Interview Questions

Java Object Pooling

In this section let us discuss about object pooling in java. In the world of java programming, creation of any new object may sound costly depending on the nature of object and the resources it uses. It would be better if we can pool those objects and reuse the same. Creation should be done only when it is necessary. There may also be need to create only a fixed number of objects and reuse them without creating new objects more than the fixed limit.

Having said the above requirement there is a need to handle, how to know when the object is ready for reuse. We can handle that in a simple way programmatically.

Consider a scenario where there is a need to create only n(lets say 3) objects and reuse them. If the n objects are created and when a new request comes they should block until any one object is ready to be reused.

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package in.techdive.java.examples;

import java.util.ArrayList;
import java.util.List;

public class ShareObject
{
    // status to programmatically check object is referred or not
    private boolean       isClosed = true;

    static int         reqCnt   = 0;

    static List<ShareObject> sOList   = new ArrayList<ShareObject>(3);

    public boolean isClosed()
    {
        return isClosed;
    }

    public void setClosed(boolean isClosed)
    {
        this.isClosed = isClosed;
    }

    private ShareObject()
    {
    }

    public synchronized static ShareObject getInstance()
    {
        reqCnt++;
        System.out.println("Request Count = " + reqCnt);
        boolean objReturned = false;
        if (sOList.size() > 0)
        {
            do
            {
                for (ShareObject sObj : sOList)
                {
                    if (sObj.isClosed())
                    {
                        sObj.setClosed(false);
                        objReturned = true;
                        return sObj;
                    }
                }
                if (sOList.size() == 3)
                {
                    try
                    {

                        Thread.sleep(2000);
                    }
                    catch (InterruptedException e)
                    {

                        e.printStackTrace();
                    }
                }
            }
            while ((!objReturned) && (sOList.size() == 3));
        }
        if ((!objReturned))
        {
            ShareObject sO = new ShareObject();
            sO.setClosed(false);
            sOList.add(sO);
            System.out.println(sOList.size() + " instance created");
            return sO;
        }
        return null;
    }

    public static void main(String[] args)
    {
        System.out.println("Object Pooling Demo Started\n");
        ShareObject s1 = null;
        for (int i = 0; i < 7; i++)
        {
            s1 = ShareObject.getInstance();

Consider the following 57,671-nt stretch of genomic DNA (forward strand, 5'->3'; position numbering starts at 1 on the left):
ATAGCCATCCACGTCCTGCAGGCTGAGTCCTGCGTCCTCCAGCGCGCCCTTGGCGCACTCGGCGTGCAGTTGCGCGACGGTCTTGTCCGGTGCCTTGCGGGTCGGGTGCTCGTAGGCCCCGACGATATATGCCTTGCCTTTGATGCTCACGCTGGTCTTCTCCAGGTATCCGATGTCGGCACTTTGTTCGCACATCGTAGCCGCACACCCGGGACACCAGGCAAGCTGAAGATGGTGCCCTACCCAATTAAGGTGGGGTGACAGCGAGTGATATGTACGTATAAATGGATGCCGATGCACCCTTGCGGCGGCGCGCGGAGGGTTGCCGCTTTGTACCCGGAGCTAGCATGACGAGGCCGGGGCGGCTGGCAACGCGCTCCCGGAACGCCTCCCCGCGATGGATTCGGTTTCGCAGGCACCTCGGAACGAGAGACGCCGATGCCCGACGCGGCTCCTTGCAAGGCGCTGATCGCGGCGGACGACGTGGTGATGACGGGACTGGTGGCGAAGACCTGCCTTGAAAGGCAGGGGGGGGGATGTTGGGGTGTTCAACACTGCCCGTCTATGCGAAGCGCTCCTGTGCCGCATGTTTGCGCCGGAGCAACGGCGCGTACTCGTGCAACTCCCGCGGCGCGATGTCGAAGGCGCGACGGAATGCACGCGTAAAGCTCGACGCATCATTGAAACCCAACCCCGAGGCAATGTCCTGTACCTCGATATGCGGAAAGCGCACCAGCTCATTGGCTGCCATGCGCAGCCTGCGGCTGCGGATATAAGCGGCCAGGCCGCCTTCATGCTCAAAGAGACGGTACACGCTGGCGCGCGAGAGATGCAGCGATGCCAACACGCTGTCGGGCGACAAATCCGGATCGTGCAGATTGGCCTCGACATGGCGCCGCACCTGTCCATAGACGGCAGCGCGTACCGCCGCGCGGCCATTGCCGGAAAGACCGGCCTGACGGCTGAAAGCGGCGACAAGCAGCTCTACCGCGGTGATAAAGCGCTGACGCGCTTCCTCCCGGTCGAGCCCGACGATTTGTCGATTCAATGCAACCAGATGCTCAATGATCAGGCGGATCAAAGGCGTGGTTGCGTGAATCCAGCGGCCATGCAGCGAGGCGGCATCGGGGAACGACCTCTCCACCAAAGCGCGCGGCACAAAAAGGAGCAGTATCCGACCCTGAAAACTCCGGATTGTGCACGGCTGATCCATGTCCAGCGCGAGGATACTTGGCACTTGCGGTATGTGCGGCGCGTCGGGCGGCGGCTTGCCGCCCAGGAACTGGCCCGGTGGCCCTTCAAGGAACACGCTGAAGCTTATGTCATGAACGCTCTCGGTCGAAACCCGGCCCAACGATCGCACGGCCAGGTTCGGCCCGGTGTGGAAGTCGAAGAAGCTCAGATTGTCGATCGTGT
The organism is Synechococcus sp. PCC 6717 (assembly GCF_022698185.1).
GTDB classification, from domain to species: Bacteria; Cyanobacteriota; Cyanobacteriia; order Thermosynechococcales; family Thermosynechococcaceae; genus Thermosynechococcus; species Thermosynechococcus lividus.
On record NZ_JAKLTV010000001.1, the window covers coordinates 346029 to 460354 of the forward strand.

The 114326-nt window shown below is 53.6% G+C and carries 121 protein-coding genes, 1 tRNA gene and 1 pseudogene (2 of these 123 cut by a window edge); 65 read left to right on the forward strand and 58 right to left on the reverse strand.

if (i >= 2)
            {
                s1.setClosed(true);
            }
            try
            {
                Thread.sleep(200);
            }
            catch (InterruptedException e)
            {
                e.printStackTrace();
            }
        }
    }
}

Consider the Share Object class above. It has a boolean variable isClosed to verify whether an object is currently referred or not. The sOList list is used to hold the fixed number of objects created. This class uses a private constructor , so the objects of this class can only be created or retrieved through getInstance() method.

Take a closer look at the getInstance method. When there is a request for a new object, before creating a new object it checks whether there is any object already existing in the sOList list. If yes , then it checks whether any of the objects in the list is not referred and can be reused. If yes it then returns that object to be reused by the requesting client. If no, then it blocks until any of the client dereferences the object . Wait a minute! What is meant by dereferencing? Actually in terms of java memory management its quiet complex. But I have made it simple by using a boolean variable isClosed. If it is true then it means a client is referencing or using the object. Else it is free to be reused.

For testing purpose , we use the main method to call the getInstance() method in a for loop . From the output we see that only first 3 instances are created and then they are reused when during 4th, 5th and subsequent requests.

Output:

Object Pooling Demo Started

Request Count = 1
1 instance created
Request Count = 2
2 instance created
Request Count = 3
3 instance created
Request Count = 4
Request Count = 5
Request Count = 6
Request Count = 7

Object pooling helps us to optimize the use of objects in java application. Similar kind of technique is used int DB connection pooling and its a bit tricky as it involves more resources.